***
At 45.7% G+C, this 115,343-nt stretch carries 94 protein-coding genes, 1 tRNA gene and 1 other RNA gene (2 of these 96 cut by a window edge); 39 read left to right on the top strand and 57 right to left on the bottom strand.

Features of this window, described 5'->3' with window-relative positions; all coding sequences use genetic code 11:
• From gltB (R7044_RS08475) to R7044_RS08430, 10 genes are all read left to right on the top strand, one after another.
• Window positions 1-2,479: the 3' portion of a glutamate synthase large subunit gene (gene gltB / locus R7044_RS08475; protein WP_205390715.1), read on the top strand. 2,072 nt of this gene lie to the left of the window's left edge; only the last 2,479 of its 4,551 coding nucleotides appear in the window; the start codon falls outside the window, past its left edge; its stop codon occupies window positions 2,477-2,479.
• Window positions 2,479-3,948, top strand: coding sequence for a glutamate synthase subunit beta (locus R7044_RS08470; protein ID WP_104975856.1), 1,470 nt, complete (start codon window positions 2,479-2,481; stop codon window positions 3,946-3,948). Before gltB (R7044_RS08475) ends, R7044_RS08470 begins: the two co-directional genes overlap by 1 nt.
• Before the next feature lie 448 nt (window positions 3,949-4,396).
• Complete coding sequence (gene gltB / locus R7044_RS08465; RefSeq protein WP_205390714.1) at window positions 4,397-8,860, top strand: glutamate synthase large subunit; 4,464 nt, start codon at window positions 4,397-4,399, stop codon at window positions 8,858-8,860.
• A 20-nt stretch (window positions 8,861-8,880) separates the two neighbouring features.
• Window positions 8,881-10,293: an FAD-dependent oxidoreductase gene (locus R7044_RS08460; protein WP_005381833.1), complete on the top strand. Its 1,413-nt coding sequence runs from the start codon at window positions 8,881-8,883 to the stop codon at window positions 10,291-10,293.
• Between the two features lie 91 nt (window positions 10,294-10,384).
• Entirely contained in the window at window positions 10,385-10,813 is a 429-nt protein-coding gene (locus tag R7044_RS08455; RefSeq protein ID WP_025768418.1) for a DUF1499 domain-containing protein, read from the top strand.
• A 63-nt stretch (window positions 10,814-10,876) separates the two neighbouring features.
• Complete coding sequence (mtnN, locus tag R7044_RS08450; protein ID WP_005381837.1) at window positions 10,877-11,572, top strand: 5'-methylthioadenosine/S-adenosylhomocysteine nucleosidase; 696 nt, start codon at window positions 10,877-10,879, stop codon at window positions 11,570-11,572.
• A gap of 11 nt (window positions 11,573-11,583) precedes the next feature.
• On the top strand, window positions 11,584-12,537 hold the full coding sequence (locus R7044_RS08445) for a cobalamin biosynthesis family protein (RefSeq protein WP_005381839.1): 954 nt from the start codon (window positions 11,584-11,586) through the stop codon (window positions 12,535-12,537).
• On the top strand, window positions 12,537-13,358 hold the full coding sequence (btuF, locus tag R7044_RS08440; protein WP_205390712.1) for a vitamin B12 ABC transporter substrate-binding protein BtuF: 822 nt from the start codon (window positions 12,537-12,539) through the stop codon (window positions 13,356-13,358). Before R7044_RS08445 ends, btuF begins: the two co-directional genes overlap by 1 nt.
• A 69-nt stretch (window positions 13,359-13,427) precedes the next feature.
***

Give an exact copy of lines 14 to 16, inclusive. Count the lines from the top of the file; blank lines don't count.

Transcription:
• A gap of 11 nt (window positions 11,573-11,583) precedes the next feature.
• On the top strand, window positions 11,584-12,537 hold the full coding sequence (locus R7044_RS08445) for a cobalamin biosynthesis family protein (RefSeq protein WP_005381839.1): 954 nt from the start codon (window positions 11,584-11,586) through the stop codon (window positions 12,535-12,537).
• On the top strand, window positions 12,537-13,358 hold the full coding sequence (btuF, locus tag R7044_RS08440; protein WP_205390712.1) for a vitamin B12 ABC transporter substrate-binding protein BtuF: 822 nt from the start codon (window positions 12,537-12,539) through the stop codon (window positions 13,356-13,358). Before R7044_RS08445 ends, btuF begins: the two co-directional genes overlap by 1 nt.